Alternative Dispute Resolution

Alternative dispute resolution (ADR), as the name implies, is an alternative to resorting to litigation to resolve a legal dispute between parties. The most common forms of ADR are mediation and arbitration.

Since ADR is an alternative to litigation, disputing parties do not have to begin a lawsuit prior to using any form of ADR. Also, filling a lawsuit does not preclude the use of ADR in conjunction with the litigation. Some courts, such a family court, often encourage or require parties to undertake some form of ADR prior to moving forward with litigation.

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Advantages of ADR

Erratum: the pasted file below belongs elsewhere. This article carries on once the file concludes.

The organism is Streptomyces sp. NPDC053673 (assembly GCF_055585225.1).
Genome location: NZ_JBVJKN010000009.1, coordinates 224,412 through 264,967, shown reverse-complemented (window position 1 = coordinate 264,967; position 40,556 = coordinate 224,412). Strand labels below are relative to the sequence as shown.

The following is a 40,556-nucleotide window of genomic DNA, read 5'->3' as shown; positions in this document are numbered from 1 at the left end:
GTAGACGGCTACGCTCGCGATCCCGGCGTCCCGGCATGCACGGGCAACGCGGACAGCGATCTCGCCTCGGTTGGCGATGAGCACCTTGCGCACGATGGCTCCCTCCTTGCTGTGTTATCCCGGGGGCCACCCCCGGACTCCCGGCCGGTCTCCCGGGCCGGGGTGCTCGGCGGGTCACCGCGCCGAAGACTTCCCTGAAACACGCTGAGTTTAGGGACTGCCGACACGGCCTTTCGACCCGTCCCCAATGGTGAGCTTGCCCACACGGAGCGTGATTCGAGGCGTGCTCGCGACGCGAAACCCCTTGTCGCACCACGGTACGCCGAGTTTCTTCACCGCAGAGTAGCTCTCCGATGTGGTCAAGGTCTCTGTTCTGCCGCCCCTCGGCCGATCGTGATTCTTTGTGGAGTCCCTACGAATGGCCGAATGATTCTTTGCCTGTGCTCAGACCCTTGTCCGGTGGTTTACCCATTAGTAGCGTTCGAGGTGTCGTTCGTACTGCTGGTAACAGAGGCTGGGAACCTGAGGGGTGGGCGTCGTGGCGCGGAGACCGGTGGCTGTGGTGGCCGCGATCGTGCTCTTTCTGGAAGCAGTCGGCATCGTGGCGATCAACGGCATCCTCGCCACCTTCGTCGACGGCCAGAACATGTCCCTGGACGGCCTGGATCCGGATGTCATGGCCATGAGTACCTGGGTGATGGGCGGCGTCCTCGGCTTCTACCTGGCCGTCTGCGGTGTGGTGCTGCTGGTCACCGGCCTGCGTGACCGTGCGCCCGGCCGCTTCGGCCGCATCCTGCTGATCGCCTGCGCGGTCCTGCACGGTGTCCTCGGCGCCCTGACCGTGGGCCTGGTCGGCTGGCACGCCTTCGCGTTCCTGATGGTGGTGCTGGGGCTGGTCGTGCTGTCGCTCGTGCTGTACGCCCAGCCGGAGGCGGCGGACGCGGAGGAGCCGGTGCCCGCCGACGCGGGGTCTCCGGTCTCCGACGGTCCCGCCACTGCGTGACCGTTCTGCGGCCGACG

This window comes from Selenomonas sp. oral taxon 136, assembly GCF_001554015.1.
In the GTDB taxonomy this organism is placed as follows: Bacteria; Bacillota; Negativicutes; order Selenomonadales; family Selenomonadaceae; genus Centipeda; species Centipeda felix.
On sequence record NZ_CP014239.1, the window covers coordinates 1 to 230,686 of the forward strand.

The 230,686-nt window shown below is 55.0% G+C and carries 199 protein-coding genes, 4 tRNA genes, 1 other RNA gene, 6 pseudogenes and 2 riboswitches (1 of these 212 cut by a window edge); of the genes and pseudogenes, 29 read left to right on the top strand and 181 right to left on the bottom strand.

The effective use of ADR offers several distinct advantages:

· costs—ADR may reduce the costs associated with litigation for the disputing parties. This is probably the most common reason for including an ADR clause in a contract or agreeing separately to submit a dispute to ADR.

· no jury—Businesses generally prefer ADR to litigation because it avoids allowing a jury to decide a dispute. ADR, unlike a jury trial, generally involves the use of one or more knowledgeable professionals to either decide or assist in resolving the dispute. This is far more practical than letting a random group of jurors resolve the issue.

· privacy—Another reason to use ADR is that it is a private process; whereas, litigation and court records are open to the public. Individuals concerned with public knowledge of the dispute harming the company’s brand or reputation strongly prefer the use of ADR to resolve disputes.

· business relationship—ADR can preserve the ongoing business relationship between the parties, where litigation often destroys the relationship.


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